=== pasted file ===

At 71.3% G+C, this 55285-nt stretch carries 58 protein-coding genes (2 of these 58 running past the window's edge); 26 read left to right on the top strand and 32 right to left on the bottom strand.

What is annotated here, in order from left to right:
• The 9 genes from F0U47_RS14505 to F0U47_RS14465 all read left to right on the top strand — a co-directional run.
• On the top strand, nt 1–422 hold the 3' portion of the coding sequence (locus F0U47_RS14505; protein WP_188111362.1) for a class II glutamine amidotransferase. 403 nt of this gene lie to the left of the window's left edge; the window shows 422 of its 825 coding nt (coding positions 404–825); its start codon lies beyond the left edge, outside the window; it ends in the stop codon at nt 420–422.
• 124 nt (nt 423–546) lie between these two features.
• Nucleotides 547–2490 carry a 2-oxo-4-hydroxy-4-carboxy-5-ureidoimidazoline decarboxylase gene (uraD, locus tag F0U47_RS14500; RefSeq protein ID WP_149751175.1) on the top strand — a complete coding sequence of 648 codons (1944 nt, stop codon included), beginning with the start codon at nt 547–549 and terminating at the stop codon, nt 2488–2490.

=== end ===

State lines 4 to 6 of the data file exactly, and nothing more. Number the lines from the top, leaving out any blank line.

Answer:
• On the top strand, nt 1–422 hold the 3' portion of the coding sequence (locus F0U47_RS14505; protein WP_188111362.1) for a class II glutamine amidotransferase. 403 nt of this gene lie to the left of the window's left edge; the window shows 422 of its 825 coding nt (coding positions 404–825); its start codon lies beyond the left edge, outside the window; it ends in the stop codon at nt 420–422.
• 124 nt (nt 423–546) lie between these two features.
• Nucleotides 547–2490 carry a 2-oxo-4-hydroxy-4-carboxy-5-ureidoimidazoline decarboxylase gene (uraD, locus tag F0U47_RS14500; RefSeq protein ID WP_149751175.1) on the top strand — a complete coding sequence of 648 codons (1944 nt, stop codon included), beginning with the start codon at nt 547–549 and terminating at the stop codon, nt 2488–2490.